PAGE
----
This is a less commonly used form of marijuana compared to hashish and herbal cannabis. However, it is much more potent than these two forms of marijuana and contains a high level of ‘tetrahydrocannabinols’ (THC’s).
THC’s are the chemical responsible for a range of effects on the brain. These include heightened awareness of sounds and colours and euphoria (or ‘high’), or a pleasant drowsy feeling (or ‘stoned’).
This is the strongest form of marijuana available.
Cannabis oil is often known as ‘hash oil’.
What is cannabis oil?
It is a sticky, red or dark caramel coloured substance which contains high levels of THC’s and several other chemicals.
It is produced by using solvents, e.g. butane, to separate resin from the cannabis plant.
High quality oil is dark red or gold coloured with the appearance and texture of honey. As a result of that it is sometimes known as ‘honey oil’.
Producing cannabis oil
Most of this oil is produced without the proper equipment or conditions, e.g. laboratory set up. So, most producers of hash oil use solvents to control the amount and quality of cannabis oil created.
The criteria for a suitable solvent are cost, availability, ease of use and risks/hazards.
The most popular solvents used are butane, naptha and ethanol which can be purchased at many hardware stores and similar outlets.
Some producers use non-traditional solvents such as animal fats, e.g. butter and vegetable oils which are also capable of dissolving cannabinoids and other essential substances within the marijuana plant.
The extraction process is as follows:
- Raw material (marijuana plant) is put in a glass container with the solvent/s and placed over water.
- This water is heated: this enables the solvent to distillate the required chemicals, e.g. cannabinoids from the plant.
- This mixture is then filtered to remove any unwanted sediment.
- This is allowed to evaporate – with or without using heat, which results in a viscous extract composed of essential oils and the resin.
The aim is to produce cannabis oil which contains these 3 compounds:
These cause the euphoric state known as a ‘high’ which includes warm, fuzzy feelings, increased sociability, happiness and altered senses. The whole marijuana plant can be used although some producers choose to use only the buds as these contain a greater percentage of THC’s.
There are dangers associated with cannabis oil production which are related to use of solvents. These are highly flammable and likely to cause serious damage if not used in a controlled environment.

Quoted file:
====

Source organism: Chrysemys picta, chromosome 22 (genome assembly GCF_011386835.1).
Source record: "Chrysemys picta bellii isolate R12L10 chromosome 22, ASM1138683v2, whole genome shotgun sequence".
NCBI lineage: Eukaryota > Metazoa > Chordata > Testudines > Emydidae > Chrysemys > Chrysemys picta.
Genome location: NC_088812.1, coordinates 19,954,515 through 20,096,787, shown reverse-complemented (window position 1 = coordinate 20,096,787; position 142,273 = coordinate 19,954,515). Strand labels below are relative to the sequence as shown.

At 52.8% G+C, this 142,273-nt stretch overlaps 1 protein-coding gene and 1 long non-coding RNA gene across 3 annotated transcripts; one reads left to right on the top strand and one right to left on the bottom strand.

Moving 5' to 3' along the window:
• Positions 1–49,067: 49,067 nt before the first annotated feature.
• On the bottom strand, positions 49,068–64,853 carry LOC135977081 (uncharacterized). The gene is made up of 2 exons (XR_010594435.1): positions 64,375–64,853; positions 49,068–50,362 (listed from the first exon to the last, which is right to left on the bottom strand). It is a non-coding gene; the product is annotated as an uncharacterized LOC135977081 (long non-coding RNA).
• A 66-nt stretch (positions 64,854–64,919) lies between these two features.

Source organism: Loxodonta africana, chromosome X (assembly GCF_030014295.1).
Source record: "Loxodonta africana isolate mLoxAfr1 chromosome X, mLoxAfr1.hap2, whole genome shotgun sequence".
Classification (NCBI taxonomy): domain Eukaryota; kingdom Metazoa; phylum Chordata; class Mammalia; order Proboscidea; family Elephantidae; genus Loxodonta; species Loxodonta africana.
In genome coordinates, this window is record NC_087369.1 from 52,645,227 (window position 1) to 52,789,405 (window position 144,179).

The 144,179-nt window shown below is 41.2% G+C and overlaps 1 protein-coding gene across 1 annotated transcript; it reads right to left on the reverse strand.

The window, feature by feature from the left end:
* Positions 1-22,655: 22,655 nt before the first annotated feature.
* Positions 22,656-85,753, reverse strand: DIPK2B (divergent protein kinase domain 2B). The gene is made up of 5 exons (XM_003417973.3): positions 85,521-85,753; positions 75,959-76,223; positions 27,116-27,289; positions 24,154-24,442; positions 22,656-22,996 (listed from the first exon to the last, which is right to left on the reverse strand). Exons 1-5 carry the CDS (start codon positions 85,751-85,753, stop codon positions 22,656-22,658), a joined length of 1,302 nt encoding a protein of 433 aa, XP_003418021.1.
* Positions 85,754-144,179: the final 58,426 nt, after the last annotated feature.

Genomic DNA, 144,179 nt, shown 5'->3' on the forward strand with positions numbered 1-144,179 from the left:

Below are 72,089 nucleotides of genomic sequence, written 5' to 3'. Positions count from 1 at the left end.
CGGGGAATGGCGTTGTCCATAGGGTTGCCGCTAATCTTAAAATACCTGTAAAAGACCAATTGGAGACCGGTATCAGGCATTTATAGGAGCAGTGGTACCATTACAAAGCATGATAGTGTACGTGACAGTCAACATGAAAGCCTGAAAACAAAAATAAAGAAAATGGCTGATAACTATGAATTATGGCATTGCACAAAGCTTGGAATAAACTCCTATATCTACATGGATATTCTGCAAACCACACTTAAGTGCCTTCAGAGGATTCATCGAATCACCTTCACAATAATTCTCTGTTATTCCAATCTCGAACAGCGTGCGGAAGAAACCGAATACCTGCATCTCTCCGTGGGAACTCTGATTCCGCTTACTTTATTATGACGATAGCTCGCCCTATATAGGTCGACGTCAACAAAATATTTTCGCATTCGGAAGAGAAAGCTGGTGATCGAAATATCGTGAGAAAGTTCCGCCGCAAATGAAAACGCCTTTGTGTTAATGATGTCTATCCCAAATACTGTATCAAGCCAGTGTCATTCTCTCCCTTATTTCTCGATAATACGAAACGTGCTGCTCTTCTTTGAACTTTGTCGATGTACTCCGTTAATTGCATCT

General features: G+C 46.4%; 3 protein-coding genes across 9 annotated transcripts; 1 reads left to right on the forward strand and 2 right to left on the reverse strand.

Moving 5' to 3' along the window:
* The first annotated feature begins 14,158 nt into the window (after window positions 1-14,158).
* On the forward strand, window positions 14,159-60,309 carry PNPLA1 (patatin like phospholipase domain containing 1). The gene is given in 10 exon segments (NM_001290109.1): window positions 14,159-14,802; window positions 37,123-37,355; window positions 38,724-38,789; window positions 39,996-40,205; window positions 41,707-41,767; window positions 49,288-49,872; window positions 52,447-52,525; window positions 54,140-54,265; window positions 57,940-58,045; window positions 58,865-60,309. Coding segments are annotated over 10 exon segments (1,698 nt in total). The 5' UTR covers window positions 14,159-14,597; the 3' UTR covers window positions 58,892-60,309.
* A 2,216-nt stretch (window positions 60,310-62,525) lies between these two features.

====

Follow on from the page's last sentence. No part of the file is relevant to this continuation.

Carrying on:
Another risk is toxicity. Some types of solvents are toxic and harmful to health if inhaled or contact with the skin.
It is advisable to produce cannabis oil within a laboratory setting, using the correct equipment and following safety precautions.
Using cannabis oil
There are a variety of ways of using cannabis oil which include adding a drop of oil to a cigarette, smearing it inside a ‘bong’, inhaling vapours from an improvised object, e.g. two knives (known as ‘hot knives’) and adding it to food.
Effects of cannabis oil
Only a small amount is needed to produce a range of effects which can be intense and overwhelming for an inexperienced user.
These effects are much the same as those experienced by smoking marijuana resin or herbal cannabis. But they tend to be stronger due to the higher levels of THC’s.
These effects range from intense joy, elation and talkativeness through to drowsiness, paranoia, depression and laziness. Hallucinations are common and frightening for someone who is not used to the effects of cannabis oil or has consumed a large amount.
Guide to Marijuana
- Guide to Marijuana
- What is marijuana?
- Short history of marijuana
- How is marijuana used?
- Types of marijuana
- Herbal cannabis (marijuana)
- Cannabis oil
- Genetic predisposition and marijuana
- Addiction and marijuana
- Effects of marijuana
- Short term effects of marijuana
- Long term effects of marijuana
- Physical effects of marijuana
- Marijuana and the brain
- Marijuana and the heart
- Marijuana and the lungs
- Marijuana and fertility
- Psychological effects of marijuana
- Marijuana and memory
- Marijuana and learning
- Marijuana and social behaviour
- Marijuana and psychosis
- Marijuana and insomnia
- Marijuana and anxiety
- Marijuana and depression
- Marijuana and cancer
- Marijuana and pregnancy
- Medical use of marijuana
- The law and marijuana
- Young people and marijuana
- Treatment for marijuana addiction
- Marijuana facts and fiction
- Marijuana FAQs